The Internal Revenue Service said Friday it will begin auctioning hundreds of items, from real estate to keepsake photos, seized from evangelist Tony Alamo and his followers, capitalizing on a federal court’s ruling that the former fugitive’s church was a moneymaking operation that does not merit tax-exempt status.
The IRS–to satisfy a $7.9-million tax debt–has scheduled the first auction for March 31 in Clarksville, Ark., said IRS spokesman Dan Boone.
More than 400 items seized from stores, offices and residences used or operated by Alamo and his followers in Arkansas will be sold, he said. Auctions of real estate and other property in Tennessee and California will probably follow, Boone said.
The items to be sold in Arkansas range from church furniture to odds and ends–accent on the odd. A four-page IRS inventory includes a church pulpit, altar and 82 pews as well as 28 mirrors, including one broken one, several photos of Tony Alamo, including two with actor Larry Hagman, a back massager and a piece of driftwood. There is also a souvenir dish inscribed “Remember the Alamo” and a director’s chair bearing the name of Alamo, who pronounces it Ah-lah-mo, with the accent on the second syllable. Alamo, who is also awaiting trial in San Fernando Superior Court on child-abuse charges, could not be located for comment. He is believed to be living in California, but calls placed to church telephone numbers in Los Angeles and Fort Smith, Ark., were not returned.
Boone said the proceeds will go toward paying tax liens filed against the church, known as the Tony and Susan Alamo Foundation. Susan Alamo died in 1982. The IRS stripped the church, founded by the couple in Hollywood nearly 25 years ago, of its tax-exempt status in 1985.
Alamo appealed the IRS ruling but on Wednesday a two-judge U. S. Tax Court in Los Angeles rejected the appeal.
The ruling declared: “In the final analysis, Tony and Susan were the foundation, hopelessly intertwined with no separate identity, orchestrating a huge business organization . . . for their personal benefit.”
The ruling said the church’s purpose “was to provide sustenance to its members and economic wealth to Tony and Susan.”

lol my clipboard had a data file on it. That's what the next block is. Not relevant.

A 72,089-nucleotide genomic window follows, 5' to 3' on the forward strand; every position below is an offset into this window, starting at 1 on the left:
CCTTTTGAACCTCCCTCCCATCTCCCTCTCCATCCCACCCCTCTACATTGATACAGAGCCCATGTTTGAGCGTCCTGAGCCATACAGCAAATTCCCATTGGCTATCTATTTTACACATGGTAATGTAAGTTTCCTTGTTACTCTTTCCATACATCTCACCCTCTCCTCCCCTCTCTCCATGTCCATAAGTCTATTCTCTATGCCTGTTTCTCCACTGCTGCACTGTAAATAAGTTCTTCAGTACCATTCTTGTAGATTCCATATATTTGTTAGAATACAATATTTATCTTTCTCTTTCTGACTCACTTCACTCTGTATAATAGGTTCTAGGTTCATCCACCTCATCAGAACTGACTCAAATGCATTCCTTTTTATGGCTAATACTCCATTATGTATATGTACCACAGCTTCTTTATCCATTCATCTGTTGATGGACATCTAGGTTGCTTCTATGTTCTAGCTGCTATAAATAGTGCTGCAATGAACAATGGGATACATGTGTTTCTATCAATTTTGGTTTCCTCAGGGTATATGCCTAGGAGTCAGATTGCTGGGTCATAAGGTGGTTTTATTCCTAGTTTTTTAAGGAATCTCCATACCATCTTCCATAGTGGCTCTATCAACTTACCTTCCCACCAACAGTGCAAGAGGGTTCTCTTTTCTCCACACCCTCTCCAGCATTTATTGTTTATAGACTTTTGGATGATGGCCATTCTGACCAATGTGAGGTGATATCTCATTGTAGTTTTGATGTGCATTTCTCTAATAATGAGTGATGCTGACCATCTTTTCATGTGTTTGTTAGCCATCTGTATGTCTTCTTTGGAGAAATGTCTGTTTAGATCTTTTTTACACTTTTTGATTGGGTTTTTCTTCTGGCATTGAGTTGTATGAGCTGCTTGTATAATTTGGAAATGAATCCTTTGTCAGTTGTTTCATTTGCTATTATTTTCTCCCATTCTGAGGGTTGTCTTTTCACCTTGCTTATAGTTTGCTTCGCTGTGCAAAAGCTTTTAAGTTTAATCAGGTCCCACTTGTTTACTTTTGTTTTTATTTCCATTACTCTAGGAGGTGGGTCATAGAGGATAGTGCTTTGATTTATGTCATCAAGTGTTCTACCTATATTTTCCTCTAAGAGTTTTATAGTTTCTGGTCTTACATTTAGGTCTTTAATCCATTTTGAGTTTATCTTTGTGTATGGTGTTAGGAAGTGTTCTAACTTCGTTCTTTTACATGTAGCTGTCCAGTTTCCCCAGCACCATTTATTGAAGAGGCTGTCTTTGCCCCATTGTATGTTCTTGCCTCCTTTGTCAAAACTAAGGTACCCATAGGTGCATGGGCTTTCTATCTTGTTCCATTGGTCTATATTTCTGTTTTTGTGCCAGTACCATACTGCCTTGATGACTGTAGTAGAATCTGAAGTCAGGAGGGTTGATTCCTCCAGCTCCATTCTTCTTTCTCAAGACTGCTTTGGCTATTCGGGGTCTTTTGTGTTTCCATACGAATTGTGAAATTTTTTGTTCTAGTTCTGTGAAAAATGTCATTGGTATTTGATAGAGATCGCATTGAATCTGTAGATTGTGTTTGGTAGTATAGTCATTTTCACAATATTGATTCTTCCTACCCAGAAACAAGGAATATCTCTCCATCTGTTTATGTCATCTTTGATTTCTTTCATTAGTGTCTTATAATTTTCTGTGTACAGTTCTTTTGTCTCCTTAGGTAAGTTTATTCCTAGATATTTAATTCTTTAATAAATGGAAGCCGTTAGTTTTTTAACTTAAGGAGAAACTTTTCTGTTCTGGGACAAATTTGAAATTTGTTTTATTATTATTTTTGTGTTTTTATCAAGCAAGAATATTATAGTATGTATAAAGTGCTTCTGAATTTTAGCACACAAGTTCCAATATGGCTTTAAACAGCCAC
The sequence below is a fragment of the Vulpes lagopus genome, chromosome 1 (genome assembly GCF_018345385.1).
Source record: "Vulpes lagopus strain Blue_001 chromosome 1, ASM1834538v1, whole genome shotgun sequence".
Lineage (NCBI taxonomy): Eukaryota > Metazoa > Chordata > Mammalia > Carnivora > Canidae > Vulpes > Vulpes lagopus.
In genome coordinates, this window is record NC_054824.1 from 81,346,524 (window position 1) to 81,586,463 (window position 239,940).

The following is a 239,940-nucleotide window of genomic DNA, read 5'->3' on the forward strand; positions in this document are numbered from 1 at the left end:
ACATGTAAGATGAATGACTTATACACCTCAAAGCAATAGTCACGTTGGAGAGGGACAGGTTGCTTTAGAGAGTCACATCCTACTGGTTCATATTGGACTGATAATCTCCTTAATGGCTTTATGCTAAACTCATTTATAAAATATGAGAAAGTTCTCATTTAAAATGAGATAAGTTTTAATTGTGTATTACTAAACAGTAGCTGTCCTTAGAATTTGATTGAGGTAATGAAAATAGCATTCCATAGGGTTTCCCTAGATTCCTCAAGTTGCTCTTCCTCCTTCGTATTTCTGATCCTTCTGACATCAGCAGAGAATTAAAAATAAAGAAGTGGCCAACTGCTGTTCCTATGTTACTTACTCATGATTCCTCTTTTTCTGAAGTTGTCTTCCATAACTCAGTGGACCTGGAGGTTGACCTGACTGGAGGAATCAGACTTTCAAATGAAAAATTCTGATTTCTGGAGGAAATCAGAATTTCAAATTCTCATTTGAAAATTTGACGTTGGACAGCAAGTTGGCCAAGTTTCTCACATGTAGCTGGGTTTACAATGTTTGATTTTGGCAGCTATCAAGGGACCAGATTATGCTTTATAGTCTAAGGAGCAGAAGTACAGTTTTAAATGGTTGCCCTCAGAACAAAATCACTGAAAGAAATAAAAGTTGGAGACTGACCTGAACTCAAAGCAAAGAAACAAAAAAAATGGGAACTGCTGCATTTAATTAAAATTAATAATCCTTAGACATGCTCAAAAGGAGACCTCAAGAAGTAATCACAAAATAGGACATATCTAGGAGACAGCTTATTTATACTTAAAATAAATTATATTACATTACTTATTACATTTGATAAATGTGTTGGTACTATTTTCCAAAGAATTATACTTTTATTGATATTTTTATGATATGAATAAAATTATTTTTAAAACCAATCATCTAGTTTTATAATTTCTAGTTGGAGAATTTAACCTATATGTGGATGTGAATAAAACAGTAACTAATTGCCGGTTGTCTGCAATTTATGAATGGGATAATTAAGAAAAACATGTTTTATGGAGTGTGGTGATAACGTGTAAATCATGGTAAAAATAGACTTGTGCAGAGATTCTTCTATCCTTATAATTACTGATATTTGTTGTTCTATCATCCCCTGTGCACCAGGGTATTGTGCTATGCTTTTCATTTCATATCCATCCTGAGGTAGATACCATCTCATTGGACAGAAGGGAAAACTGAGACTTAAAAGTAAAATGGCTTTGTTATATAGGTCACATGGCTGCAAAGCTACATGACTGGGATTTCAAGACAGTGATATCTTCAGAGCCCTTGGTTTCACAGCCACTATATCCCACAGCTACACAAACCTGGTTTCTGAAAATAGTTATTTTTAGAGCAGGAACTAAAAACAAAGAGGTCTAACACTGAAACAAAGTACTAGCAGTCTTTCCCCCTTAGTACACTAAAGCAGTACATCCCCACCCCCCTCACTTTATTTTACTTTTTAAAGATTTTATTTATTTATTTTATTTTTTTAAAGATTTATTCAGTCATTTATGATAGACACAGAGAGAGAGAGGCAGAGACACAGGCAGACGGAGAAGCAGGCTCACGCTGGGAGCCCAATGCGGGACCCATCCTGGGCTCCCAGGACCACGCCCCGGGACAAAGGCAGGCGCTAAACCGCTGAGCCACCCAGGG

Instead of being a “communal group only tangentially engaged in unrelated trades or businesses,” the ruling concluded, the Alamo church “was akin to a city of full-time workers, who also happened to pray together.”
Boone said the tax court ruling was coincidental to the auction, which had already been planned by the IRS. However, he said, the ruling strengthens IRS contentions that the many businesses Alamo followers have operated–from restaurants to clothing factories and sales outlets–are all part of his church organization and subject to seizure to pay tax liens.
The tax court’s ruling shows that “all of these entities are interconnected,” Boone said. “This bolsters our position on the collection side.”
Boone said Alamo remains popular in the Ozark Mountain region where the property was seized and the auction could draw some followers to bid on the items.
“We don’t have the desire to screen out anybody,” Boone said.
Property owned by the church and formerly used as a commune in remote Mint Canyon in Saugus has been seized by the IRS along with a lucrative clothing store in Nashville, Tenn., Boone said. Alamo-designed denim jackets–with lavish, sequined illustrations on the backs–sold in the 1980s for as much as $600 apiece.
Alamo, whose real name is Bernie L. Hoffman, founded the church with his wife in the late 1960s and began taking young dropouts, drug users and alcoholics off the streets of Hollywood and providing them with food, shelter and religious sermons. At times, hundreds of followers lived at the Mint Canyon commune.
Alamo later created communes and follower-operated businesses in Arkansas and Tennessee. His church is best known for circulating anti-Catholic literature and Alamo’s claims that his late wife would be resurrected. It has drawn the attention of cult-monitoring organizations and been the subject of numerous government investigations over the years.
After Alamo was charged with directing the beating of a child at the Saugus commune in March, 1988, he left the area and was hunted by federal agents as a fugitive until July 5, 1991, when he was arrested in Tampa, Fla.
Last year, five former followers won a $1.8-million judgment against Alamo in an Arkansas lawsuit that charged the church leader with stealing a trucking business from them and cheating them out of appropriate pay for work in the church’s businesses. Also last year, Alamo was acquitted of a charge that he threatened to kill the federal judge who heard that case.
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